Literacy Through Photography

Literacy Through Photography (LTP) is a teaching methodology that encourages children to explore their worlds as they photograph scenes from their own lives, using the images as catalysts for verbal and written expression around universal themes such as self-portrait, community, family, and dreams. The work can give teachers a glimpse into students’ lives and give students a way to understand each other’s diverse experiences. One of CDS’s oldest initiatives, LTP was originally developed by artist/educator Wendy Ewald in partnership with CDS and the Durham Public Schools. Ewald also developed an LTP program in Houston.

 Staff at CDS share the LTP philosophy and methodology in various ways:

  • The program continues its decades-long work with students and teachers in Durham Public Schools, working across different curricula and disciplines by connecting picture making with writing and critical thinking. Recent collaborations include “Stories from Stagville,” a multimedia exploration of the lives of individuals enslaved on Durham’s former Stagville plantation; “Song of Myself,” a project inspired by Walt Whitman’s literary classic; and the “Un-Selfie Project,” which takes a critical look at the selfie craze. An undergraduate LTP class at CDS integrates college students into this work, and includes review and discussion of teaching, photography, and contemporary social issues relevant to public education.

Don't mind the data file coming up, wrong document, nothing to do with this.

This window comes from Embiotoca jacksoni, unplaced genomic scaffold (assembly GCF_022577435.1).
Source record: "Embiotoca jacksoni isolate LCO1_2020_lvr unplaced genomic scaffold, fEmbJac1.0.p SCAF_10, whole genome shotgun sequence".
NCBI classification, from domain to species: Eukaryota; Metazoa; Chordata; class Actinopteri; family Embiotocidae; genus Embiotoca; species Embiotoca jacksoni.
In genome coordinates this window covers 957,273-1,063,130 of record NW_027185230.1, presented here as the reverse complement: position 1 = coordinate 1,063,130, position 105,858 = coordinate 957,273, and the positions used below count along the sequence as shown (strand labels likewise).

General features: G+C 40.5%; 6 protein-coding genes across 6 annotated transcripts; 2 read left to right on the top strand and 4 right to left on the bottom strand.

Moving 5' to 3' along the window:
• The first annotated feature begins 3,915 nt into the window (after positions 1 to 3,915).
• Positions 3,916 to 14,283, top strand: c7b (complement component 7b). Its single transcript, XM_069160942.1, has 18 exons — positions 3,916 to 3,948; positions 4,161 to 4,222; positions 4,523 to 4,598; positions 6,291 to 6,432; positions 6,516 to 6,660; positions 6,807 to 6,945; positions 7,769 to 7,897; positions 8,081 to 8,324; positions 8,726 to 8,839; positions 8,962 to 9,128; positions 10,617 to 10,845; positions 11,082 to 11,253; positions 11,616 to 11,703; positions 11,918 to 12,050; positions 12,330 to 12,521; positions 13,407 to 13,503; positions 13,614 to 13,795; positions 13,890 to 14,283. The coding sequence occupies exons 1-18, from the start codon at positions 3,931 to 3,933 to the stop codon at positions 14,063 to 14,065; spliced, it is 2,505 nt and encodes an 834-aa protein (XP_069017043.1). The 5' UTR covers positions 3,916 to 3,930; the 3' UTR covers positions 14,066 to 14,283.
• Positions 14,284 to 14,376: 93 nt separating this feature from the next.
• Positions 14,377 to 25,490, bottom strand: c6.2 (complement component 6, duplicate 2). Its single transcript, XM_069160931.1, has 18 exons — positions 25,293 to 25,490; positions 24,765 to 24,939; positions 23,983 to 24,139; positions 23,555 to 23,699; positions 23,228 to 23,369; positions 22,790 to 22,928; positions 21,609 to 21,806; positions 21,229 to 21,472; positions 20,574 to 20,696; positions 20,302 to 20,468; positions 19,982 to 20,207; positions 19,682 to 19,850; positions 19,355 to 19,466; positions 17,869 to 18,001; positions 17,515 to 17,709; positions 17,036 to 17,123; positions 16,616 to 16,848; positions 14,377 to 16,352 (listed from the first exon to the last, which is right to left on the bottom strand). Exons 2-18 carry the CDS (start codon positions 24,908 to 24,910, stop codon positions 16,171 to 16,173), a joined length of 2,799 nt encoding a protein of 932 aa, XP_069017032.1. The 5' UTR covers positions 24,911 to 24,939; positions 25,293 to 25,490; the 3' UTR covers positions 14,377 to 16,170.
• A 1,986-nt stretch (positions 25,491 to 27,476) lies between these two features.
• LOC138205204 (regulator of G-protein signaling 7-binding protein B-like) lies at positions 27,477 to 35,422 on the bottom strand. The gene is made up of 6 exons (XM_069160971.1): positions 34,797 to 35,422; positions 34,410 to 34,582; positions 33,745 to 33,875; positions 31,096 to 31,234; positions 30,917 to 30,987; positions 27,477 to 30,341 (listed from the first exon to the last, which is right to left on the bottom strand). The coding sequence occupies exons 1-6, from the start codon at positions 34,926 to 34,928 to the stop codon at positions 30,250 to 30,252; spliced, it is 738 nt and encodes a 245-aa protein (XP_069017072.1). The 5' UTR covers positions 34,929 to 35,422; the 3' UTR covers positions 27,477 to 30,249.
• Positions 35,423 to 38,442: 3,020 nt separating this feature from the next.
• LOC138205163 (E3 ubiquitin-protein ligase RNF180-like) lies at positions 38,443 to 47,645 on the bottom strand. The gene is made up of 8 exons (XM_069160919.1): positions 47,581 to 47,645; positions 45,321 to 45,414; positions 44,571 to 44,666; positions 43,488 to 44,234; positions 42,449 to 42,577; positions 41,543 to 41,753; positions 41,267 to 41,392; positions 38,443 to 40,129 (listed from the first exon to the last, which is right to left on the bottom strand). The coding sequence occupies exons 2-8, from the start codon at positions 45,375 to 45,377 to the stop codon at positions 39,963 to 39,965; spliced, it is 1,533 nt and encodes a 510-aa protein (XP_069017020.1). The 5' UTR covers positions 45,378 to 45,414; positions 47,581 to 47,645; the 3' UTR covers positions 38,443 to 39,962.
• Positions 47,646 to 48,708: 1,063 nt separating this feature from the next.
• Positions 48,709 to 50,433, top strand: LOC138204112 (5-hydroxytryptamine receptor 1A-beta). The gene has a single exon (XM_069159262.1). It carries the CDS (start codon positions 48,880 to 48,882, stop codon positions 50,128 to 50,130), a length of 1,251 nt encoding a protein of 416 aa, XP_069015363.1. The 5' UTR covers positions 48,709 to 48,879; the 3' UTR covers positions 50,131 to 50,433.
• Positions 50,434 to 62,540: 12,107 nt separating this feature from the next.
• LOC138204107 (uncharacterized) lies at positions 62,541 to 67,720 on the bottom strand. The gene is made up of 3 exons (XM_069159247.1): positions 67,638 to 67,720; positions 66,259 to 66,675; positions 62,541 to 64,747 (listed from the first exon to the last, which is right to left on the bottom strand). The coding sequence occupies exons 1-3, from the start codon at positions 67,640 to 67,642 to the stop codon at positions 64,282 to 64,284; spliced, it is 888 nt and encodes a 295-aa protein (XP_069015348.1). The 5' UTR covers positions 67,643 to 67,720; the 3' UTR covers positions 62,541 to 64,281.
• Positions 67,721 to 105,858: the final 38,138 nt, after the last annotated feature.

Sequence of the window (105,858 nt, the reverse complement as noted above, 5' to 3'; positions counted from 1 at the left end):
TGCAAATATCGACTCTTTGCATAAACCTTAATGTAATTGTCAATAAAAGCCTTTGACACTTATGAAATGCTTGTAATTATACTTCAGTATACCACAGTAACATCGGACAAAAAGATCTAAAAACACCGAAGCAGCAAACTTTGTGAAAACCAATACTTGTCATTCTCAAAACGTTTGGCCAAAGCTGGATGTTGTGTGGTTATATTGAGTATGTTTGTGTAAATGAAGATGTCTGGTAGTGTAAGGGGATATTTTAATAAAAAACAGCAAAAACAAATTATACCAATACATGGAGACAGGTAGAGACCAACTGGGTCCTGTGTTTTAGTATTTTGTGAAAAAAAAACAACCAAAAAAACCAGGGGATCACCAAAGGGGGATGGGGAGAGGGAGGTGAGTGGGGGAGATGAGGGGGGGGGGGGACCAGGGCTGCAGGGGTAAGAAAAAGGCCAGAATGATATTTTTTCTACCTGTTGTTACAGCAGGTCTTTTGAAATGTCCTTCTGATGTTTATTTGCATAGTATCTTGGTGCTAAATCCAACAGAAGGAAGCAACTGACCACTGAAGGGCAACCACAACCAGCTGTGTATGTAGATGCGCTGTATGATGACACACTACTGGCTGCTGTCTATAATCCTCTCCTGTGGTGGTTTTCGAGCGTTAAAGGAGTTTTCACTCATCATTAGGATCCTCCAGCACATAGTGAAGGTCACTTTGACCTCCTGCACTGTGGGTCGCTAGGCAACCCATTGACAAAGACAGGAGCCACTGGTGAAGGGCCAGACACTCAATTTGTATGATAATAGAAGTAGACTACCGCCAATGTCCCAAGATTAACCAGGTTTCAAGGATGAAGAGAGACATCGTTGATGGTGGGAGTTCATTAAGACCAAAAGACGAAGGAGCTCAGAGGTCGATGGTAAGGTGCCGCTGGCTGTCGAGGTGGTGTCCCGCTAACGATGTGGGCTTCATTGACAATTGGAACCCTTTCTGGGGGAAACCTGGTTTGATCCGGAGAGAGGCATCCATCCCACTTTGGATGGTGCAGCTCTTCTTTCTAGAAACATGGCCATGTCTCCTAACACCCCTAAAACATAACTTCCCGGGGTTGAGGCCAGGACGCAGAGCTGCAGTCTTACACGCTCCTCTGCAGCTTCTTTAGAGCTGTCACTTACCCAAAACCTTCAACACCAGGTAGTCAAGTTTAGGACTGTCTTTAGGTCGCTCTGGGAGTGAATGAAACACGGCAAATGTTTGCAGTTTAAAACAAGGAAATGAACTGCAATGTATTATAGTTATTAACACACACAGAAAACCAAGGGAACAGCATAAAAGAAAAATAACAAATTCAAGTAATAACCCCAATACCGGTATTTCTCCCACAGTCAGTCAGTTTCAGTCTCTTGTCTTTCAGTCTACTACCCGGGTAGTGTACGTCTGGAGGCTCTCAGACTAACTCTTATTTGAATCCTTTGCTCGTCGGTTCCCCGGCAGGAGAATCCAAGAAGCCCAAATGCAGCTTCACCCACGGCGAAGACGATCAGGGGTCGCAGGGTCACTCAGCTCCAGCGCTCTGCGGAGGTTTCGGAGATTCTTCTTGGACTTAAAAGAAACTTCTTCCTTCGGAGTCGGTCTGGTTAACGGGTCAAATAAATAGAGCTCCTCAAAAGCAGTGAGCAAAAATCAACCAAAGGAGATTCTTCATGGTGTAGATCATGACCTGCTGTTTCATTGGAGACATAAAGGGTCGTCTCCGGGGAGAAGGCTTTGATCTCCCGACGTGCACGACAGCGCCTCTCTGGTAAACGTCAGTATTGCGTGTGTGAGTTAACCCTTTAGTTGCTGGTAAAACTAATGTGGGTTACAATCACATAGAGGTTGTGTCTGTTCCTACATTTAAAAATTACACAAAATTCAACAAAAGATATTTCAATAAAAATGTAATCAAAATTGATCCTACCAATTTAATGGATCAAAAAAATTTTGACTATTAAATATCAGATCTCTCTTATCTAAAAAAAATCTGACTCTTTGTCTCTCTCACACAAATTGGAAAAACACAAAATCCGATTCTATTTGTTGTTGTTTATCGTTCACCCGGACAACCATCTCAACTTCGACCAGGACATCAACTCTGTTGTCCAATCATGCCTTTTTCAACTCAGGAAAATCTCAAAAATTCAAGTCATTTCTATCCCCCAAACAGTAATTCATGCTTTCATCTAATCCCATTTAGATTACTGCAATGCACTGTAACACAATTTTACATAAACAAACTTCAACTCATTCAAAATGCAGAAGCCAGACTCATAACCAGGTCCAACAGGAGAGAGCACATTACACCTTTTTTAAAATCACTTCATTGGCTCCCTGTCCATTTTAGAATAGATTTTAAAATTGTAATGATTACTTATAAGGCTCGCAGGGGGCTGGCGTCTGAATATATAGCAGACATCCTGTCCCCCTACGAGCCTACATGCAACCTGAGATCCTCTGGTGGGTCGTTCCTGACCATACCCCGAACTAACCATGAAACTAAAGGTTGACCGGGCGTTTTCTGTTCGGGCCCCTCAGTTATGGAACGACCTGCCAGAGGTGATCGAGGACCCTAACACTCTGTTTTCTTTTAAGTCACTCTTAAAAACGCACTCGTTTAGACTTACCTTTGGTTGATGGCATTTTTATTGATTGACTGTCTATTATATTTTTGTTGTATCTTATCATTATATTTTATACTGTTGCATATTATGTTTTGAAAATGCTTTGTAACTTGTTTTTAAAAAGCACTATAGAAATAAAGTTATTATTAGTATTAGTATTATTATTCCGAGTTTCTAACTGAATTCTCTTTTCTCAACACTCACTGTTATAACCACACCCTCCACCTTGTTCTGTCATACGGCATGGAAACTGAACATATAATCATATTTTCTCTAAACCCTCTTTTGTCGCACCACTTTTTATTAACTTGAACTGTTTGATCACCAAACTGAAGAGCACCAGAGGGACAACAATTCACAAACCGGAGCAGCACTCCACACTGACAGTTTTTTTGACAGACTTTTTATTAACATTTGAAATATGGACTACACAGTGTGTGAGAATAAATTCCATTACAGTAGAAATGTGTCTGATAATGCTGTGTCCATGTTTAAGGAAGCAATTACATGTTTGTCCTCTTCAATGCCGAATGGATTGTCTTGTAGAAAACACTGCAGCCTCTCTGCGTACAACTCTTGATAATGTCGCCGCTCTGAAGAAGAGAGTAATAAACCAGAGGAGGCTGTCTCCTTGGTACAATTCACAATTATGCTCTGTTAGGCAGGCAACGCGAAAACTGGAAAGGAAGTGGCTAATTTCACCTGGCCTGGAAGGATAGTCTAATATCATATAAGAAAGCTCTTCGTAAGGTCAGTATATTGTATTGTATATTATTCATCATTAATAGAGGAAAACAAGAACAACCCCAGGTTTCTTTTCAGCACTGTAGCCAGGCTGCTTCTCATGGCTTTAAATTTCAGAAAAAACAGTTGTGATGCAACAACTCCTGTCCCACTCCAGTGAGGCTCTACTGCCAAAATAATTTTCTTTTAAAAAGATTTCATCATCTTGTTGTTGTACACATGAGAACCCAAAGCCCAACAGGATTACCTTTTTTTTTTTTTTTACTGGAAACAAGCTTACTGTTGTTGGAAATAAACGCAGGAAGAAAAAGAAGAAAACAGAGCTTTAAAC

• Through the LTP Arusha DukeEngage summer program in Arusha, Tanzania, Duke undergraduates participate with LTP staff in training Tanzanian teachers in LTP’s philosophy and methodology and work with Tanzanian students on classroom photography and writing projects. Hundreds of teachers and thousands of Tanzanian students have participated in the program.
  • Workshops throughout the United States and abroad train artists, educators, and others in LTP’s methods for combining photography and creative writing while encouraging participants to design individual plans for their own LTP-based projects.
  • With support from Duke University’s David M. Rubenstein Rare Book, Manuscript, and Special Collections Library, LTP has archived photographic and written work made by Durham students. This archive is a resource for researchers and the general public.
  • LTP guidebooks include I Wanna Take Me a Picture: Teaching Photography and Writing to Children and Literacy and Justice Through Photography: A Classroom Guide.